Thankfully, Emecheta’s literary success was rewarded in her lifetime: the Jock Campbell New Statesman Award in 1978; a tour circuit as a visiting lecturer of the world’s most prestigious universities; she became a fellow of the University of London; won an honorary doctorate in literature from Farleigh Dickinson University; was ranked on major lists featuring prominent literary artists and thought-leaders (BBC History Magazine, Granta) and ultimately, in 2005, she was awarded an OBE, Order of the British Empire, for her services to literature.
My chance to participate in the global celebration of her life and prodigious production, came through an invitation to the launch of the Buchi Emecheta Space holding on Wednesday, 23rd October 2019 at Goldsmiths Library, Goldsmiths College, University of London.
On the second floor of the Rutherford Building, the Buchi Emecheta Space is of a modest size. I stopped to admire a black and white portrait photograph of her in a glass case on the wall. Emecheta is youthful here, dressed up in full aso-oke. Plump, pretty and serene. A Yoruba queen, not a Lagos born Igbo author from the semi-rural town of Ibusa who has known such suffering and hard-grind. She looks like a beautiful bride who will fetch a very high price. A calmly assured, hopeful bride.
The Space leads to the seminar room where the launch was held. I was welcomed by library staff, Gloria Osojipe into a small crowd of mostly black women, university staff -amongst them postgraduates on the MA Black British Writing Programme – and one man with lilac streaks in his hair. Margaret Busby, the first black female and the youngest publisher in the UK, introduced me to Joy Sigaud, classical composer and black culture activist. Sigaud, an elegant woman, is editor of Editions Lifestyle, the magazine of Black History Month https://editionbhm.com and editor of the Windrush Day Commemorative Magazine 2019. Two pioneering black women of letters in Goldsmiths Library to celebrate the woman esteemed to be the first successful black woman novelist in the United Kingdom.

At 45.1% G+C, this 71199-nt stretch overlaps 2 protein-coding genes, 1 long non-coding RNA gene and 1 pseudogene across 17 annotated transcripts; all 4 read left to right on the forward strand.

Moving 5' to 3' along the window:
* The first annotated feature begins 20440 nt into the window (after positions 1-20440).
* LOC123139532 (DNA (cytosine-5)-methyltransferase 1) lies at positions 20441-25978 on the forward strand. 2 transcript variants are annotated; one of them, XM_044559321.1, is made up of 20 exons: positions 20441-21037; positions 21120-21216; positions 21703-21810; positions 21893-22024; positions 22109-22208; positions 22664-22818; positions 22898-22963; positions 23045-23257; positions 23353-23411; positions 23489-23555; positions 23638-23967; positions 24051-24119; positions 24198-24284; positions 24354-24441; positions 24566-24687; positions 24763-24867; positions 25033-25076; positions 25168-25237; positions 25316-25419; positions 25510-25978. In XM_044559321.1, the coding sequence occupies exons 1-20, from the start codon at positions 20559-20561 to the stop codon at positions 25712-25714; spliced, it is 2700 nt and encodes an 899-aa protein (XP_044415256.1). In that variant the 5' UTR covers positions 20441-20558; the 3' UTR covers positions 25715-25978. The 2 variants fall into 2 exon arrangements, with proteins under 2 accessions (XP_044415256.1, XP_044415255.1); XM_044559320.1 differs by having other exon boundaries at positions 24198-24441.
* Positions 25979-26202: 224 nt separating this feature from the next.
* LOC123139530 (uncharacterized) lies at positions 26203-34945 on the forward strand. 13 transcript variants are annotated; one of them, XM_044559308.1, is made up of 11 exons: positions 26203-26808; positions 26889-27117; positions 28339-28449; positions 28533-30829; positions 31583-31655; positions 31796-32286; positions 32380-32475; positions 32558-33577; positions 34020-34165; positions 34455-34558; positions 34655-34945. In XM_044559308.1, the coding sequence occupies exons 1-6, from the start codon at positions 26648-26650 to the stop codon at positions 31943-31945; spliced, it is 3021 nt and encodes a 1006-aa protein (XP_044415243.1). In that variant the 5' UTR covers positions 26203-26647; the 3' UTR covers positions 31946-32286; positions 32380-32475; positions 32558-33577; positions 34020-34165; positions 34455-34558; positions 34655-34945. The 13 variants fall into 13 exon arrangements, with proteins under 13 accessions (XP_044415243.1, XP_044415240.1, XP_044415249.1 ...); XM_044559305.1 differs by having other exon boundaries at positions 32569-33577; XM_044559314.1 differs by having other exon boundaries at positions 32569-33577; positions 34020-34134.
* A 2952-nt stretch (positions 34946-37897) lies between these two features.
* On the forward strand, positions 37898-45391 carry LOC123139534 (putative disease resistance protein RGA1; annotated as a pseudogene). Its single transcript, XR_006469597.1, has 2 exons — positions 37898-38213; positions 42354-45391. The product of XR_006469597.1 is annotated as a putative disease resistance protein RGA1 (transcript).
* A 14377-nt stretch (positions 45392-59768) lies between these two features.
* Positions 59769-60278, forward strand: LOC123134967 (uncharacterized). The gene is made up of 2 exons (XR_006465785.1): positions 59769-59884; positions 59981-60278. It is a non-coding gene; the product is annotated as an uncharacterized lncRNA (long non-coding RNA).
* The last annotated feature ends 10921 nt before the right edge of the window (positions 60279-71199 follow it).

The Bride Price, 1976; Double Yoke, 1982; Naira Power, 1982; In the Ditch, 1972; Second Class Citizen, 1974; The Slave Girl, 1977. Riches Emecheta has poured into the vast treasury of black patrimony and global culture, were on display on shelves ranged along the walls.
Dr. Althea Greenan heads The Women’s Art Library (Special Collections and Archives) at Goldsmiths. She photographed the event held in Emecheta’s memory and generously shared the images with me to support my coverage. She explained that the Space was the brainchild of Jessa Mockridge, artist and member of staff of the Library whose, “love for Buchi Emecheta’s work prompted her to create an exhibition in 2018 in collaboration with Halima Haruna at Goldsmiths working with Buchi Emecheta’s archives.”
They gave the exhibition a poignant and evocative title: Comeback, mother: Buchi Emecheta, April 2018. It reflects the story told by the author about the reason for her Igbo name, Nnenna:
“My father told me very, very early in my life that why my third Ibo name is Nnenna – father’s mother, was because I am his come back, mother. It was said that when my father’s mother was dying, she had promised that she would come again, this time as his daughter”
Come back, mother showcased, ‘fragments found, lifted, reproduced and re-read from Buchi Emecheta’s personal archive, including: books, manuscripts, plays, letters, notebooks, ephemera, essays, newspapers and unpublished material’.